Mark Dawson posted this insightful comment on innovation. He points out that thinking about it in terms of “one-off” innovation (get me another iPod quick!) doesn’t make your company innovative. But thinking about The Discipline of Innovation—and what that implies in terms of building a culture and organization—does.
Mark also takes me to task for using the term ‘“get” it’ in reference to those managers who understand what innovation is really about and those who don’t. He makes a sophisticated point and I agree with him.
Here’s what Mark has to say:
“Ah yes, the “Clown Theory” of innovation. I prefer to call it the manure theory, toss a bunch of “wacky” people into a room and hope something tasty grows. Your post points to a couple of issues, that people are still looking for that magic bullet to solve problems now, and the other, more problematic phrase, that people don’t “get it”. People still tend to think of innovation as a one-off product, they see the iPod as spawning all these other goods and services. The innovation was in the how’ and the whys of reframing what the model for digital entertainment looks like. The iPod is an extremely important cog in the machine, but it is not the primary innovation. This is why I prefer to think of the Practice of Innovation, rather than just Innovation as a verb.
Companies that are on the cutting edge of the Practice Of Innovation are ones that have learned that a groundbreaking product or service (the innovation) is the happy outcome of a lot of hard work. In my view, this Practice of Innovation can be defined as:
The art and science of unraveling knotty problems in a way that reveals underlying needs then reframes them in a unique and robust way that guides and inspires long-term strategic development.
People are slowly coming around to the fact the we can craft a discipline around innovation, and those that are doing it are combining design, social science and business brains in clever ways. Rather than tossing all the clever company rebels into a project, it is about finding and cultivating people that have a passion for all three areas, and developing rigorous methods to combine them to gain insight for competitive advantage. Somewhat counter intuitively, the broader the area you are working in, the more disciplined your team needs to be.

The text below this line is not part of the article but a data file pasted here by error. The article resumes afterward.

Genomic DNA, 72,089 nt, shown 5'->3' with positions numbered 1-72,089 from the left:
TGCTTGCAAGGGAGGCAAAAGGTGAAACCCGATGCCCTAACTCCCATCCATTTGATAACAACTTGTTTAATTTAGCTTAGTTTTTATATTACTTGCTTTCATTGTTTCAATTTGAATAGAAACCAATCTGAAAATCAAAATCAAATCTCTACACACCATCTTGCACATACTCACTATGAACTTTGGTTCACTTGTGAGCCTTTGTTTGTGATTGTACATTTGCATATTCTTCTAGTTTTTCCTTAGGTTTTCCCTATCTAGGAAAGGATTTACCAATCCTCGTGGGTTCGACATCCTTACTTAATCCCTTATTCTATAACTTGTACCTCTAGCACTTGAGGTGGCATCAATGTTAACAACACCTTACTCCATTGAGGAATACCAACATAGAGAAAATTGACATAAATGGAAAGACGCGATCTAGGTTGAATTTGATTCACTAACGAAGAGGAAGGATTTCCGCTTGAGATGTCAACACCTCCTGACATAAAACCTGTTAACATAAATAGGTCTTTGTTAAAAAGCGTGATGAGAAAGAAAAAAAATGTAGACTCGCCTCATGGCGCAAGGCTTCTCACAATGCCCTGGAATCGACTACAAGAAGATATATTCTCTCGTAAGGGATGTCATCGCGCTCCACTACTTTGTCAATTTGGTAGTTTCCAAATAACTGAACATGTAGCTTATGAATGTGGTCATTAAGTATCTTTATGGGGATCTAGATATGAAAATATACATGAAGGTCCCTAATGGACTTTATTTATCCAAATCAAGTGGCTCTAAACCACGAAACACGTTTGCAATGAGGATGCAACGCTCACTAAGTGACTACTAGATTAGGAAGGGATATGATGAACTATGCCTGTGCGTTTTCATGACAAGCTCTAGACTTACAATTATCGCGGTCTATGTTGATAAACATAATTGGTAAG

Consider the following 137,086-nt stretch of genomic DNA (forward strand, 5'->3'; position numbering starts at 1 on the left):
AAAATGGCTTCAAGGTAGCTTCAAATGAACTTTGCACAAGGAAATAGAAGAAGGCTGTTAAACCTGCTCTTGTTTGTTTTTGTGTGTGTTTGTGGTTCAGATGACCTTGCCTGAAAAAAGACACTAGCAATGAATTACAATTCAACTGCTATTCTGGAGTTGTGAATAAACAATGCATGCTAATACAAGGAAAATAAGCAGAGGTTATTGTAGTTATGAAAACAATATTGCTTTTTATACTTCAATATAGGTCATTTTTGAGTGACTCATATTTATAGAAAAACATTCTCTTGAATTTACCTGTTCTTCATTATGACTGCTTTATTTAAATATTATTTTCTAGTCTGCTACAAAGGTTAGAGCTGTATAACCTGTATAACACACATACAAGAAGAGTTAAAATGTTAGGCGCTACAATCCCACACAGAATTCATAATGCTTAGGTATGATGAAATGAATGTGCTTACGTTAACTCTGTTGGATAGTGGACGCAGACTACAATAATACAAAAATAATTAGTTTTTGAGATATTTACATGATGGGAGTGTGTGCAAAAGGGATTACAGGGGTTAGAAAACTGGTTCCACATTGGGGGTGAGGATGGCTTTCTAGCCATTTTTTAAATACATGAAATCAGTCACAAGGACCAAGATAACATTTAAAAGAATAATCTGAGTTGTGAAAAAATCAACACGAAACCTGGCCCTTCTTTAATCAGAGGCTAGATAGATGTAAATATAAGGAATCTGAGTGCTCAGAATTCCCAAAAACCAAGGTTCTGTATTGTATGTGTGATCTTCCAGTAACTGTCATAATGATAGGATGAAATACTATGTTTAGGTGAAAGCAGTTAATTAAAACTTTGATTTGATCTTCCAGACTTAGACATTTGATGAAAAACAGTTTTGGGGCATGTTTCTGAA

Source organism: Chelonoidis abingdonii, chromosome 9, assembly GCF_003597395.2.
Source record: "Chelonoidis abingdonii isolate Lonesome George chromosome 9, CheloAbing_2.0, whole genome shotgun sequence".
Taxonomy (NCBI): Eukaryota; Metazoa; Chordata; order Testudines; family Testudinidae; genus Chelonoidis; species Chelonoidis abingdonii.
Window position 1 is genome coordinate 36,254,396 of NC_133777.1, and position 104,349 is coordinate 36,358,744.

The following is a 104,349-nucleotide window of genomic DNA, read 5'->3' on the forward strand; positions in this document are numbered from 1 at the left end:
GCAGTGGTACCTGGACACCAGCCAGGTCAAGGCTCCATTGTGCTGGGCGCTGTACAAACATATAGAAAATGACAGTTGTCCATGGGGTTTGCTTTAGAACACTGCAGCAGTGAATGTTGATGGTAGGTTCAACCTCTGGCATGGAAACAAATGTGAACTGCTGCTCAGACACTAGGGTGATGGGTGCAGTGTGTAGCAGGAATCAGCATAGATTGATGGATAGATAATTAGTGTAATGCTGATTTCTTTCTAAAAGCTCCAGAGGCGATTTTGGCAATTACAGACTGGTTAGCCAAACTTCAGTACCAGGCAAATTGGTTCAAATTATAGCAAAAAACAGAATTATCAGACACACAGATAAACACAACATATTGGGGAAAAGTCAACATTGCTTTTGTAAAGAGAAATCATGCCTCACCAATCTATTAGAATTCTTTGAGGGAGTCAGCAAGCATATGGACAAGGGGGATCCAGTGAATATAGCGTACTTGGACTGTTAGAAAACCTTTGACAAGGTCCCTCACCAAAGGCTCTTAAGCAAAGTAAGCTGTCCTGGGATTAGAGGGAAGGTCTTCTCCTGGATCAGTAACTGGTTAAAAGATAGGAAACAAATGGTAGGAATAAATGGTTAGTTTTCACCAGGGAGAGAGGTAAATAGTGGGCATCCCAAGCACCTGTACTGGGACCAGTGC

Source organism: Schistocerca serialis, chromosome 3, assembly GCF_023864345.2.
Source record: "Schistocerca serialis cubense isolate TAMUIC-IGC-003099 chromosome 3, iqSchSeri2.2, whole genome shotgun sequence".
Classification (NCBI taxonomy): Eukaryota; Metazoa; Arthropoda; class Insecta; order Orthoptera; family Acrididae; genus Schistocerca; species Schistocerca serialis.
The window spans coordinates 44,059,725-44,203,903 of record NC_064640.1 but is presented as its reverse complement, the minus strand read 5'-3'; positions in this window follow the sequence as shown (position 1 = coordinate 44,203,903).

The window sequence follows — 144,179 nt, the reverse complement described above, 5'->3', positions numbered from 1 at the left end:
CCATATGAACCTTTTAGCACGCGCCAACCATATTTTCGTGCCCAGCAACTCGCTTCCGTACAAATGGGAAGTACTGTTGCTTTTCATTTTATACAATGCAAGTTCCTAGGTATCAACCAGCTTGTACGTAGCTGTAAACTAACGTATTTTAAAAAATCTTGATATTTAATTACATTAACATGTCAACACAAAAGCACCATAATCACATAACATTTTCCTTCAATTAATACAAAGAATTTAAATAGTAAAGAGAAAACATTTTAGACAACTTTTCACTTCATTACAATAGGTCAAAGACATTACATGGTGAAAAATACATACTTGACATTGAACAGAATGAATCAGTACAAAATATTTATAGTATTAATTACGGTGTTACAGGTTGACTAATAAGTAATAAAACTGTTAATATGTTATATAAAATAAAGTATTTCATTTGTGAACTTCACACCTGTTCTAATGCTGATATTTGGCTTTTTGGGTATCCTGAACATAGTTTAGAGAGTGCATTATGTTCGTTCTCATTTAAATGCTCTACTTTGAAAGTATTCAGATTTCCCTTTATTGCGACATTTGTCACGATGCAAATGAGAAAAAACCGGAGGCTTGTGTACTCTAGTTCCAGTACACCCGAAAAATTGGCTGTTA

I also don’t think it is a question of who get it or does not get it. That is actually a phrase that I am trying to encourage people to stop using. In my experience, when someone says that another person doesn’t get it, particularly when talking about innovation in the abstract, it is often a gloss for: a) I really couldn’t explain my position very well, and they kept asking me questions I could not answer clearly, or b) It’s a neat and tidy way of separating the “smart” people from the “dumb” people. Its just too easy, once you say someone doesn’t get it, you let yourself off the hook for being better at articulating the why.
Aside from the time tellers that have the, sometimes well deserved, belief they already have a good handle on the pulse of what’s coming next, there are other reasons why people appear like they sometimes “don’t get it” so to speak. Sometimes it’s because they just don’t care. When someone tries to explain to me their magical experience at Burning Man and why I should go, it’s a bit of a waste. I get it, I simply don’t care and trying to convince me I should care is taking valuable time away from playing Zelda on my Wii. Another reason people appear as if they don’t get innovation is fear. They understand quite clearly that to make whatever it is being suggested means big changes. Big changes are scary and risky, especially if your business serves the latter side of the adoption curve.
Then there is the worst reason: they have been burned in the past. An ill-conceived or executed “innovation project” was approved and failed on their watch. Lots of cash went with little value in return. But I am hopeful that enough organizations out there are making the turn to the “Practice Of Innovation” that the risk/reward ration will come into a better balance.”
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